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Health secretary will ‘look’ at setting deadline for extra 5,000 GPs in workforce plan



Health secretary Matt Hancock has said he will ‘look’ at including a new deadline for increasing the GP workforce by an extra 5,000 in the final version of the NHS’s forthcoming workforce plan.

He came under pressure from MPs to set the deadline during a Health and Social Care Committee hearing yesterday – but stressed it was dependent on fixing workforce retention problems, not just national training budgets.

The promise to expand the GP workforce by 5,000 was originally made by Mr Hancock’s predecessor Jeremy Hunt in 2015, who said it would be achieved by 2020.

But since then the number of full-time equivalent GPs has failed to increase and Mr Hancock previously told Pulse there was no specific date for when the Government would meet the target – though hoped it would be ‘sooner’ than in the next five years.

In May, Prime Minister Theresa May committed to recruiting the extra GPs ‘as soon as possible’.

Conservative MP and select committee member Andrew Selous asked the health secretary yesterday why the NHS long-term plan – a strategy for the next 10 years – had not included a new deadline.

Mr Hancock responded by saying he would consider whether the final version of the accompanying workforce strategy – known as the People Plan – could feature a deadline.

The health secretary said: ‘Well, why don’t I look and see if we can put a date on it in the final People Plan that comes out. It will be dependent on the Health Education England budget. It’s also dependent on how quickly we can fix the problems that are driving retention.’

The health secretary also said GP numbers had risen, ‘albeit only by 300’. According to NHS Digital data, between March 2018 and March 2019 the headcount of all GPs in England – including registrars and locums – increased by 350. But the number of full-time equivalent fully-qualified GPs dropped by 441 during that period.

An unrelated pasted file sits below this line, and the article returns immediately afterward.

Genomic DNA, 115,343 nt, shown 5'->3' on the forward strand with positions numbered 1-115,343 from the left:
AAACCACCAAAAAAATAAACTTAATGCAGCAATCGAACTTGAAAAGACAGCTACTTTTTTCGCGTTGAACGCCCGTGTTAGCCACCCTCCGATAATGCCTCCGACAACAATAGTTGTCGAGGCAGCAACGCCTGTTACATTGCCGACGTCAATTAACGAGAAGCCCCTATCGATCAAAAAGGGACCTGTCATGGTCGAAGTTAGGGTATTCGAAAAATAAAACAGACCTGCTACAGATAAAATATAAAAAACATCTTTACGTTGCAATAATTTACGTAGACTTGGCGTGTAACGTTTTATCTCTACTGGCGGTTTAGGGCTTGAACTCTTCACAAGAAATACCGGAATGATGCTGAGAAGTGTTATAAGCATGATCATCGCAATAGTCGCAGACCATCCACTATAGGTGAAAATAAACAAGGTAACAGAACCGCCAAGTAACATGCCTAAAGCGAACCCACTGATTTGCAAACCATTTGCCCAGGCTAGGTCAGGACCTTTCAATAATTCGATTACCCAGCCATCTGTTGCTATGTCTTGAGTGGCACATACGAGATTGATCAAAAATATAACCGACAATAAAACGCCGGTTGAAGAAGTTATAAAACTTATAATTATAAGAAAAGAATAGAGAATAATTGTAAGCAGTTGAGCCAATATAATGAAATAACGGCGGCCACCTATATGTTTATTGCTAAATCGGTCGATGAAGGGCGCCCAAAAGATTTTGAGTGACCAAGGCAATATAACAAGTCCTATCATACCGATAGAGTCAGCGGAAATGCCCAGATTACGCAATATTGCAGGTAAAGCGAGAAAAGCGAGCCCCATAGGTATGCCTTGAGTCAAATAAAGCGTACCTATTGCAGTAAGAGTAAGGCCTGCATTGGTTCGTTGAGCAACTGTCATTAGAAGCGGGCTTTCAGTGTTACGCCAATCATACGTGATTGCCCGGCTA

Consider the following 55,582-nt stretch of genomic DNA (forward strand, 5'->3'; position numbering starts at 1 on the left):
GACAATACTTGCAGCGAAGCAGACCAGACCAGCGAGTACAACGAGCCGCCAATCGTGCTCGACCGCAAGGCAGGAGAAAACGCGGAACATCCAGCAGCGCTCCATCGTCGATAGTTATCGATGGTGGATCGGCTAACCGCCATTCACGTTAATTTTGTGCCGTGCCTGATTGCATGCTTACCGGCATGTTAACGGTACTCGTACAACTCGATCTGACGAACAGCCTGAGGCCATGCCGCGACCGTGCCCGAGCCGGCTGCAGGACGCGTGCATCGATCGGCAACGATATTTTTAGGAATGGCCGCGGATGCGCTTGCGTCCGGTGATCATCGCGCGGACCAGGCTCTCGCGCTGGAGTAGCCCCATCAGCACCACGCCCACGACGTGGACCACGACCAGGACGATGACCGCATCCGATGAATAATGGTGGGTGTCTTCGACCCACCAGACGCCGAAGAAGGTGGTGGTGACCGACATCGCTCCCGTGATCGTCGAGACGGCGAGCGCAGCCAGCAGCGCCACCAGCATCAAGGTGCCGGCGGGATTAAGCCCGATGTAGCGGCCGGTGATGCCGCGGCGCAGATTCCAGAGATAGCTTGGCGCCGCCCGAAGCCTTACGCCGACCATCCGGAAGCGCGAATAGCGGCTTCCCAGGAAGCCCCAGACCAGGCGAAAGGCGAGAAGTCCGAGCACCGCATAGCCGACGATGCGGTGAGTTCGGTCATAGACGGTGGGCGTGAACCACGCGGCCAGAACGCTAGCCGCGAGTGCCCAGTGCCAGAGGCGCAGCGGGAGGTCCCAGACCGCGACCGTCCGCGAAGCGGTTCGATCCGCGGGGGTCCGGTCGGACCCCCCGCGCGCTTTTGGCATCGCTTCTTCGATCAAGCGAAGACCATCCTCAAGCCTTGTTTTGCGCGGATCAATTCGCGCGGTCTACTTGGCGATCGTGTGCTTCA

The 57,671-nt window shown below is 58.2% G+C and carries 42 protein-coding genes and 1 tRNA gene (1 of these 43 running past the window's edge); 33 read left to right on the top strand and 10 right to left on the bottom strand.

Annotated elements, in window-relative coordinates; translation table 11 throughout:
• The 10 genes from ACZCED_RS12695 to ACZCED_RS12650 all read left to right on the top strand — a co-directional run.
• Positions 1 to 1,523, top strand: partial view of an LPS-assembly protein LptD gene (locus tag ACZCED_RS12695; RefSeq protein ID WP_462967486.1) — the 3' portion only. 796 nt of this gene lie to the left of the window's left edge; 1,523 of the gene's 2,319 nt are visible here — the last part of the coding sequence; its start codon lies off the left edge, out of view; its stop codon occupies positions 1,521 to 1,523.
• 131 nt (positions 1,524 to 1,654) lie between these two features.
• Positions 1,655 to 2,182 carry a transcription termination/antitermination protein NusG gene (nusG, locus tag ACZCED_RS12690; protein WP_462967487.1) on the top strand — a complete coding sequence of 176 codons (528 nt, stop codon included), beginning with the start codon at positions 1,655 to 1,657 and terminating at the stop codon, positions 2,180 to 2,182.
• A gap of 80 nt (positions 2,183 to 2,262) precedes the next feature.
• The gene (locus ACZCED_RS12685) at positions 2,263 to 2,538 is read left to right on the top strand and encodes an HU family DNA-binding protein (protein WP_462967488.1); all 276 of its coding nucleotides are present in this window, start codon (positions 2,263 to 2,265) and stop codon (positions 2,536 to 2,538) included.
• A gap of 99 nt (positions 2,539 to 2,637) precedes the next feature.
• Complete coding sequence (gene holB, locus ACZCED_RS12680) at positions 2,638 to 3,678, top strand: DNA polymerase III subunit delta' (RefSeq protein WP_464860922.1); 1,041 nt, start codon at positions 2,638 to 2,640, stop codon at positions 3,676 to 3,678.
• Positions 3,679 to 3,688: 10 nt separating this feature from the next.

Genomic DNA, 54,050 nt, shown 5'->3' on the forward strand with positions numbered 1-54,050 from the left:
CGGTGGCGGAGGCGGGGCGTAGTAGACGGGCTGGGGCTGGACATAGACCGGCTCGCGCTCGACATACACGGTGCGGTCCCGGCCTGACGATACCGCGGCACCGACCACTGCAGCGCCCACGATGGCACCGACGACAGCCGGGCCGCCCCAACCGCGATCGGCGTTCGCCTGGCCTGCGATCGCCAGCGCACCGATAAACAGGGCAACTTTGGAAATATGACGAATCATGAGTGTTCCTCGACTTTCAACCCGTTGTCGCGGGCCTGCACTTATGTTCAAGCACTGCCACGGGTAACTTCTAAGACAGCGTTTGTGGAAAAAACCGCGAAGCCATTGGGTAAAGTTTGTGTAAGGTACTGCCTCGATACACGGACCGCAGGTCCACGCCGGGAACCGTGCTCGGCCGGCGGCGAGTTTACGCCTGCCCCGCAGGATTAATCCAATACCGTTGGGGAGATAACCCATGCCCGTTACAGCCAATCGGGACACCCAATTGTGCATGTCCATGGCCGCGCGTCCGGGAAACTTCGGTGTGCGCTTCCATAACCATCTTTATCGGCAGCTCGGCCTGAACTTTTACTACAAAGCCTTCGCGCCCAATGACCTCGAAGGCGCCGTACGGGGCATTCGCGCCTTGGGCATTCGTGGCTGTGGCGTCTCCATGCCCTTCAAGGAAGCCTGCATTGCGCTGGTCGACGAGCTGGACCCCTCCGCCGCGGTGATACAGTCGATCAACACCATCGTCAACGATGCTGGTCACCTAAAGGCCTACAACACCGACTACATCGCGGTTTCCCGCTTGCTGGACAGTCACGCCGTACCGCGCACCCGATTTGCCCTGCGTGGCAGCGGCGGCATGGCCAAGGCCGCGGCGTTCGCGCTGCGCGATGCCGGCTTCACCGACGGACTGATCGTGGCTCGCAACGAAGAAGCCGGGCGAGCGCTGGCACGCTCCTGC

He said: ‘The good news is that the latest figures on the number of GPs are rising, albeit only by 300 and we’ve got a long long way to go but at least we’re now moving in the right direction.

‘If we look back to the GP Forward View and what happened afterwards, I think that the number one thing is that the focus was understandably on hiring new GPs. That has been successful. There has been a record number of GPs in training – 3,473.

‘So there was a successful focus on new GPs. I think there wasn’t enough focus on retention – both retention in terms of people doing a full week’s work and in terms of keeping people in general practice and in general practice in the NHS.’

He added: ‘The NHS People Plan focuses on training new staff, including new GPs, on recruiting from overseas and retention. Hence why I reacted the way I did to the initial questions about the people plan because the retention piece is about far more than just the numbers coming through, it’s about the overall culture and what it’s like to work in the NHS and dealing with some of the pressures.’

Mr Selous also asked if the Department of Health and Social Care has a target for the number of overseas GPs recruited in the meantime.

Mr Hancock said the target of 5,000 GPs was an overall goal, including overseas recruitment.

He said: ‘No we don’t have a target for the share between recruitment, overseas and domestic training. We have an overall goal of 5,000 more than the 2015 baseline.’

The final People Plan is expected to follow the Government’s spending review later this year.

The interim version, published last month, outlined the NHS’s commitment to promote portfolio careers to boost GP workforce.